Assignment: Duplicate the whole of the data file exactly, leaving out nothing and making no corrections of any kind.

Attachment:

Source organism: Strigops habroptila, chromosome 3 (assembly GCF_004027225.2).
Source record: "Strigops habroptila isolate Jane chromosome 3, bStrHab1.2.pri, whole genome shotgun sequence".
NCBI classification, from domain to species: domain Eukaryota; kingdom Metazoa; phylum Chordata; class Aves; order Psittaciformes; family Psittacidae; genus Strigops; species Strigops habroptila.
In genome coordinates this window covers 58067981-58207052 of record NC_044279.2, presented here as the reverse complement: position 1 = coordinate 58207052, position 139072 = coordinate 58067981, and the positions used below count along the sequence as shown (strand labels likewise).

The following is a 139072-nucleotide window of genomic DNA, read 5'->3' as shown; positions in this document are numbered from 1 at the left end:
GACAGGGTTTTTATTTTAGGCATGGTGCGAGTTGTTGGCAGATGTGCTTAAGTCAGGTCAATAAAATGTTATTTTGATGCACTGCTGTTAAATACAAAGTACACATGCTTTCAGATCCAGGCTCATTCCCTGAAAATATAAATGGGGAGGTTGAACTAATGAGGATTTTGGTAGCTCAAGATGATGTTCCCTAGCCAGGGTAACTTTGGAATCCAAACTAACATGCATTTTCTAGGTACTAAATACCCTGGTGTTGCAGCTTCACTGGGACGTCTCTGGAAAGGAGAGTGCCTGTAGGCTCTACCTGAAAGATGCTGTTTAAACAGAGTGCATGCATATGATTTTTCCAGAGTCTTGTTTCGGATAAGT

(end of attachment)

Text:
Source organism: Strigops habroptila, chromosome 3 (assembly GCF_004027225.2).
Source record: "Strigops habroptila isolate Jane chromosome 3, bStrHab1.2.pri, whole genome shotgun sequence".
NCBI classification, from domain to species: domain Eukaryota; kingdom Metazoa; phylum Chordata; class Aves; order Psittaciformes; family Psittacidae; genus Strigops; species Strigops habroptila.
In genome coordinates this window covers 58067981-58207052 of record NC_044279.2, presented here as the reverse complement: position 1 = coordinate 58207052, position 139072 = coordinate 58067981, and the positions used below count along the sequence as shown (strand labels likewise).

The following is a 139072-nucleotide window of genomic DNA, read 5'->3' as shown; positions in this document are numbered from 1 at the left end:
GACAGGGTTTTTATTTTAGGCATGGTGCGAGTTGTTGGCAGATGTGCTTAAGTCAGGTCAATAAAATGTTATTTTGATGCACTGCTGTTAAATACAAAGTACACATGCTTTCAGATCCAGGCTCATTCCCTGAAAATATAAATGGGGAGGTTGAACTAATGAGGATTTTGGTAGCTCAAGATGATGTTCCCTAGCCAGGGTAACTTTGGAATCCAAACTAACATGCATTTTCTAGGTACTAAATACCCTGGTGTTGCAGCTTCACTGGGACGTCTCTGGAAAGGAGAGTGCCTGTAGGCTCTACCTGAAAGATGCTGTTTAAACAGAGTGCATGCATATGATTTTTCCAGAGTCTTGTTTCGGATAAGT